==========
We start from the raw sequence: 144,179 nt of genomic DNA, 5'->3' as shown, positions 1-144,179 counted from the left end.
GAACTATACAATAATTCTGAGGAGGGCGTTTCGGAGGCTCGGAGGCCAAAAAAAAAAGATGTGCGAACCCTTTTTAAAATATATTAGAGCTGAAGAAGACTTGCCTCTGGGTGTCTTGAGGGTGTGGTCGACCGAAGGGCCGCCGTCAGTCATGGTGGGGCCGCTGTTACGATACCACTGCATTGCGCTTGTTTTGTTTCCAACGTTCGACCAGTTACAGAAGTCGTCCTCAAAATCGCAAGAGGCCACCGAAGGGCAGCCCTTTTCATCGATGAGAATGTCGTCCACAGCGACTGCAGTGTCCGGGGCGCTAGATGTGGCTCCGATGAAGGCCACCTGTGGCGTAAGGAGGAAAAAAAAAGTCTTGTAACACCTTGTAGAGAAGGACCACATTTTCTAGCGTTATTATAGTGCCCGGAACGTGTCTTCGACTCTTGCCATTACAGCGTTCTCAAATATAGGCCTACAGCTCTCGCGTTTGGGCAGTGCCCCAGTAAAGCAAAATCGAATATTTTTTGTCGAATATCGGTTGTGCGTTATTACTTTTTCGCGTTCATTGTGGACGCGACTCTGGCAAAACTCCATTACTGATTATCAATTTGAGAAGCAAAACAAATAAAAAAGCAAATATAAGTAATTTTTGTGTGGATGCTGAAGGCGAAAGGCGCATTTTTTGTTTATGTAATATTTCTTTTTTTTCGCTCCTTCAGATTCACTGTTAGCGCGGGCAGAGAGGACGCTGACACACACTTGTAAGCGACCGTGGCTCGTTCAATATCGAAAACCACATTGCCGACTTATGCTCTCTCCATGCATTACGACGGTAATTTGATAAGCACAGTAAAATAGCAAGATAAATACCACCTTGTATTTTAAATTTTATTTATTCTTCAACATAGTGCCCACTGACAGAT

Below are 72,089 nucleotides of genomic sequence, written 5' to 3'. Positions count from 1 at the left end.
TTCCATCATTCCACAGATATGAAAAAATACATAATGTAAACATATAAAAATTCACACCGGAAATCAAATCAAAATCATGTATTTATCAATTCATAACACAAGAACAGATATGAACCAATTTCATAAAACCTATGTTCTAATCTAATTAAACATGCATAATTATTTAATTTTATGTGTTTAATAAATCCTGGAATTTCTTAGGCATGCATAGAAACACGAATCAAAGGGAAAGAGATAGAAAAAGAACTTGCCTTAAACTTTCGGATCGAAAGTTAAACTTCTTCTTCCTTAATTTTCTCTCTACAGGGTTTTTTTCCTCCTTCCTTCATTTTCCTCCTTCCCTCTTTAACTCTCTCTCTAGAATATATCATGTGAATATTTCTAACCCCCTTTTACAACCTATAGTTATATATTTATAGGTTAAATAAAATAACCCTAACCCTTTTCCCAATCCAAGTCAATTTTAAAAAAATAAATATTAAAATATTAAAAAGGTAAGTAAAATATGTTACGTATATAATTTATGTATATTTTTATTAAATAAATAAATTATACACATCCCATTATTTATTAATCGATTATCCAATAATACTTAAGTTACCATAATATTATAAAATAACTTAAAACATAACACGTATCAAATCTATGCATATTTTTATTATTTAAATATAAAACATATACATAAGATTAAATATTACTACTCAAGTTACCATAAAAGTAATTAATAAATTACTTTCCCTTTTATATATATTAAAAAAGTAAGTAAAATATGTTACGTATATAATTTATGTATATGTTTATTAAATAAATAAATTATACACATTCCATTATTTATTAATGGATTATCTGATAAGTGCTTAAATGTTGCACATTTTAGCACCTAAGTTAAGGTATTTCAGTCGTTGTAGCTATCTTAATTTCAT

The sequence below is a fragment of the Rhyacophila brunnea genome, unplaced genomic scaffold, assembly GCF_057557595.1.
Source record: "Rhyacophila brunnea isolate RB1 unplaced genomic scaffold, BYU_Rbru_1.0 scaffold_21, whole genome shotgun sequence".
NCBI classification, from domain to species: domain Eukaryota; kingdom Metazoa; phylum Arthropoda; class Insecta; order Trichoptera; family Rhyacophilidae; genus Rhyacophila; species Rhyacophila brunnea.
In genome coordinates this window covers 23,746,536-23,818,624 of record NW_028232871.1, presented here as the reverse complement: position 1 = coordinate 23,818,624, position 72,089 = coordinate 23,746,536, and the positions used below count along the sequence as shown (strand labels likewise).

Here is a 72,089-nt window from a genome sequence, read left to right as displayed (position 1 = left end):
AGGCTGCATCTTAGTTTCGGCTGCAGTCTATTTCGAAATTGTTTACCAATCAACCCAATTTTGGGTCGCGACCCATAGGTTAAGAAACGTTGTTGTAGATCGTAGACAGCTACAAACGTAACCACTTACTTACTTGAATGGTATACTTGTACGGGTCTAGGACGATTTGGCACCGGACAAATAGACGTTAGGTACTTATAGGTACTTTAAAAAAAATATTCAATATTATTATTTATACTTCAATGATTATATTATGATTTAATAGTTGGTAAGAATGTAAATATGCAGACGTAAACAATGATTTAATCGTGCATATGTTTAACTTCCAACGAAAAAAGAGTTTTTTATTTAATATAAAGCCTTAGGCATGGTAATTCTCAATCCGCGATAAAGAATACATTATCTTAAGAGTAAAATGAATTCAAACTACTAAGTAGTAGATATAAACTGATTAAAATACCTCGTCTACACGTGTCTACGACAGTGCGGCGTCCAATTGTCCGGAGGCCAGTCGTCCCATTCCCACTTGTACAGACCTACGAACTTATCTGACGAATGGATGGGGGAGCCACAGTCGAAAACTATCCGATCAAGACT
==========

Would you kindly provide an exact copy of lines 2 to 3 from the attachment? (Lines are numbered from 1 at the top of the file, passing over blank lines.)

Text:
GAACTATACAATAATTCTGAGGAGGGCGTTTCGGAGGCTCGGAGGCCAAAAAAAAAAGATGTGCGAACCCTTTTTAAAATATATTAGAGCTGAAGAAGACTTGCCTCTGGGTGTCTTGAGGGTGTGGTCGACCGAAGGGCCGCCGTCAGTCATGGTGGGGCCGCTGTTACGATACCACTGCATTGCGCTTGTTTTGTTTCCAACGTTCGACCAGTTACAGAAGTCGTCCTCAAAATCGCAAGAGGCCACCGAAGGGCAGCCCTTTTCATCGATGAGAATGTCGTCCACAGCGACTGCAGTGTCCGGGGCGCTAGATGTGGCTCCGATGAAGGCCACCTGTGGCGTAAGGAGGAAAAAAAAAGTCTTGTAACACCTTGTAGAGAAGGACCACATTTTCTAGCGTTATTATAGTGCCCGGAACGTGTCTTCGACTCTTGCCATTACAGCGTTCTCAAATATAGGCCTACAGCTCTCGCGTTTGGGCAGTGCCCCAGTAAAGCAAAATCGAATATTTTTTGTCGAATATCGGTTGTGCGTTATTACTTTTTCGCGTTCATTGTGGACGCGACTCTGGCAAAACTCCATTACTGATTATCAATTTGAGAAGCAAAACAAATAAAAAAGCAAATATAAGTAATTTTTGTGTGGATGCTGAAGGCGAAAGGCGCATTTTTTGTTTATGTAATATTTCTTTTTTTTCGCTCCTTCAGATTCACTGTTAGCGCGGGCAGAGAGGACGCTGACACACACTTGTAAGCGACCGTGGCTCGTTCAATATCGAAAACCACATTGCCGACTTATGCTCTCTCCATGCATTACGACGGTAATTTGATAAGCACAGTAAAATAGCAAGATAAATACCACCTTGTATTTTAAATTTTATTTATTCTTCAACATAGTGCCCACTGACAGAT

Below are 72,089 nucleotides of genomic sequence, written 5' to 3'. Positions count from 1 at the left end.